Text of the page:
Spot dealings saw gold quoted on the bid-side at $1,647 initially while silver traded at lows under $31.90 per ounce overnight and then hovered just a few pennies above the $32 mark this morning. There is still possible room for gold prices to try to climb back towards the $1,700- $1,730 before resuming their downtrend, but as participation remains thin and bullish news rather sparse, the odds are not necessarily tilting towards that event materializing. News from China indicates that the country’s February silver imports fell by a not insubstantial 21% on a year-on-year basis. Only slightly more than 213 tonnes of the white metal found their way into China and that came on the heels of a January silver import tonnage tally of 191 tonnes –a three-year low.
Platinum declined about $15 to trade at $1,637 the ounce while palladium remained relatively steady at $691, falling only $1 this morning. No changes were reported in rhodium, which was bid at $1,450 per troy ounce. Background indicators included copper climbing very slightly, crude oil advancing by only one nickel after having fallen by the most in three months, and US stocks rising a tad after opening at the 13,170 level.
Just-released US existing home sales data showed that despite a 0.9% dip in February’s activity, the NAR reported that the metrics in the housing sales market have been the best in five years since the start of 2012. That trend provides more ammo to the perception that better jobs prospects, a mild winter, and lower price tags on homes are all contributing to the repair process of the imploded real estate bubble and that the US economy is, indeed, on the mend.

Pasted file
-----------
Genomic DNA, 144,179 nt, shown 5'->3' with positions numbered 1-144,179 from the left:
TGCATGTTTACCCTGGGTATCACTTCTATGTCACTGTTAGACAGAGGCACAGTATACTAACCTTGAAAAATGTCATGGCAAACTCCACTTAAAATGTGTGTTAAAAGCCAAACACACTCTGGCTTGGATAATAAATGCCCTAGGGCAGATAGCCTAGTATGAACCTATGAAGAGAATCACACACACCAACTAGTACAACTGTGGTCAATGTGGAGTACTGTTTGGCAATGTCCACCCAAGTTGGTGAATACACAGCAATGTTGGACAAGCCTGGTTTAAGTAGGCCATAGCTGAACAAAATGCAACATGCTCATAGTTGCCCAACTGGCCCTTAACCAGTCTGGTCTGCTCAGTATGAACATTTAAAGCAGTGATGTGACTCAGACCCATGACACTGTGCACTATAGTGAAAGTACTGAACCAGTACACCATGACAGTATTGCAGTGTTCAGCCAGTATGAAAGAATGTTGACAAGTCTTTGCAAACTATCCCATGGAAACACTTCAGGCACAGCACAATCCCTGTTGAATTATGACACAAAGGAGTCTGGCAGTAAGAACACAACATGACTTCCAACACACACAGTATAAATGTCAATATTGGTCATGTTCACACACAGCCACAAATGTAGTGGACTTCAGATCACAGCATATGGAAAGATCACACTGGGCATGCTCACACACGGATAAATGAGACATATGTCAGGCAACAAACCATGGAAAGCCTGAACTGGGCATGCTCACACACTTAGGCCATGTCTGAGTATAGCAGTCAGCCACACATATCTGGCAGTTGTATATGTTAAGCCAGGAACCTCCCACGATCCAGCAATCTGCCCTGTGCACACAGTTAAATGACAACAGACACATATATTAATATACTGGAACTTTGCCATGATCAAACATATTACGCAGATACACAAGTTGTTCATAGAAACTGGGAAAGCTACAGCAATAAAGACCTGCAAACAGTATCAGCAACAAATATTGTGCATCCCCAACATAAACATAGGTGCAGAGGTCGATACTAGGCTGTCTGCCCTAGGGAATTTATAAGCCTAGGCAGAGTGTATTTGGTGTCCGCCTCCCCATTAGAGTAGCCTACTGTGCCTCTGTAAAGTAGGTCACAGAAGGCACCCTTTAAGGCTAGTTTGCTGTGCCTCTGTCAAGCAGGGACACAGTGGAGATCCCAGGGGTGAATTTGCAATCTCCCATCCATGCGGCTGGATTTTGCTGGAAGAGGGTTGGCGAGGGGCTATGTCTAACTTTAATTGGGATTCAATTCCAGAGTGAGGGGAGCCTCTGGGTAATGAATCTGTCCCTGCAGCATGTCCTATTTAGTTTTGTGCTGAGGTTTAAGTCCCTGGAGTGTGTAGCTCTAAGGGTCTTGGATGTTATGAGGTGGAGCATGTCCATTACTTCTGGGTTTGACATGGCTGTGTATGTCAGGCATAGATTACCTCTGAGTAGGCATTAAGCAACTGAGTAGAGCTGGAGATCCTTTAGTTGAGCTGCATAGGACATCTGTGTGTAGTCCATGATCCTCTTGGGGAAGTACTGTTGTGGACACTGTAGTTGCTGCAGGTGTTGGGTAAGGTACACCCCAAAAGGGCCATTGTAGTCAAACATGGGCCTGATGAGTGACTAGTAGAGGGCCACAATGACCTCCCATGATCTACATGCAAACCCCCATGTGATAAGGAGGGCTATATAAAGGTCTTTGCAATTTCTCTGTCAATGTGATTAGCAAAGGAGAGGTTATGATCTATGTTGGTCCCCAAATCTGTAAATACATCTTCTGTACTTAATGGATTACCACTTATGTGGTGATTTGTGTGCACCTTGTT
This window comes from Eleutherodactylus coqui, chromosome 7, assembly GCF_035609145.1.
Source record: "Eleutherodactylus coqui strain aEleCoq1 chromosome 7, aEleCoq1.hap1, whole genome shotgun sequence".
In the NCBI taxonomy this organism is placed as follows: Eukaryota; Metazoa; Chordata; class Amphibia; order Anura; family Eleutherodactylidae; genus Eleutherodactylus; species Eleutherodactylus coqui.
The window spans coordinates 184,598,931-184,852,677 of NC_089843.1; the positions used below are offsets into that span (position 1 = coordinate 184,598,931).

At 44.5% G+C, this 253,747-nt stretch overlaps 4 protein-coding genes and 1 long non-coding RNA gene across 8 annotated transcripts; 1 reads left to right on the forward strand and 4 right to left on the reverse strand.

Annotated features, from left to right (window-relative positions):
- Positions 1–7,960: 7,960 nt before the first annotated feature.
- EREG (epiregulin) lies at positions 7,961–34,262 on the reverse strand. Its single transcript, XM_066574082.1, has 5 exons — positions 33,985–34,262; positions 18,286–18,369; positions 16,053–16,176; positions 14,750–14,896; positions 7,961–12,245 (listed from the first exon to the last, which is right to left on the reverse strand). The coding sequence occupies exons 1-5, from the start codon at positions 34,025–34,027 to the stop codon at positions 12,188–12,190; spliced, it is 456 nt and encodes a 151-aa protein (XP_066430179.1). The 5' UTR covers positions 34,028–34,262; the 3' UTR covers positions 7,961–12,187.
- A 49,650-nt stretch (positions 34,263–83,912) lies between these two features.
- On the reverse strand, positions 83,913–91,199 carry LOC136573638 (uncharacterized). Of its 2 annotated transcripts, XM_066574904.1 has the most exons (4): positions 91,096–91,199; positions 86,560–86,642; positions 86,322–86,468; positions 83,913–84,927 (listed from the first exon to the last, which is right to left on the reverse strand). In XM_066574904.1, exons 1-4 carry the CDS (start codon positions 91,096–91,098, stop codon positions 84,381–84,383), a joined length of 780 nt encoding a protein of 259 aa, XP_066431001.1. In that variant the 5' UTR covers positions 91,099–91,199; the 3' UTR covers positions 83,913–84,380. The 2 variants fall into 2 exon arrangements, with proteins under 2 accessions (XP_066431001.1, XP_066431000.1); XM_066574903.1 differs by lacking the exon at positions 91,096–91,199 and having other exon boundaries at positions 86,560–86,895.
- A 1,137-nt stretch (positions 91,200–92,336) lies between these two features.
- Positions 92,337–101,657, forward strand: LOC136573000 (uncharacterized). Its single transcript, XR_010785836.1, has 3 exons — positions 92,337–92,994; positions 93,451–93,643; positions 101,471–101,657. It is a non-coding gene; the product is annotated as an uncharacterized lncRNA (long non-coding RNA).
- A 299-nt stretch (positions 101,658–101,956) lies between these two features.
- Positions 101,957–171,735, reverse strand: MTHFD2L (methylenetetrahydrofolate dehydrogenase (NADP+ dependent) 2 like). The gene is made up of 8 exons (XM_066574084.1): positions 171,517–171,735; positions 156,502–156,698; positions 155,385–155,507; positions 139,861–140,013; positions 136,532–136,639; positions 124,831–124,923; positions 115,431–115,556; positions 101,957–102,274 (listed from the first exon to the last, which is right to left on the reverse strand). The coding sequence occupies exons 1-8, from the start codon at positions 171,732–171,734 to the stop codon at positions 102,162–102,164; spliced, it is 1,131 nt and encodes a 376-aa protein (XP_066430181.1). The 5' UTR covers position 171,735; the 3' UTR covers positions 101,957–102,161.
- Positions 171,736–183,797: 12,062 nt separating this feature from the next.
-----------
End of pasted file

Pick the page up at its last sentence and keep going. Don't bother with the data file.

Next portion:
Yesterday’s related industry tally showed US housing starts falling by 1.1% in February but homebuilder permits for new construction rising by 5.1% on the month. French bank Societe Generale is being reported (albeit we have not managed to find the actual story as yet) as opining that gold could experience a sharp, Fed-accommodation-flavored rally when (or perhaps if) US first and second quarter GDP data “surprises dramatically to the downside.” One has to wonder exactly what metrics the producers of this putative report have been reading…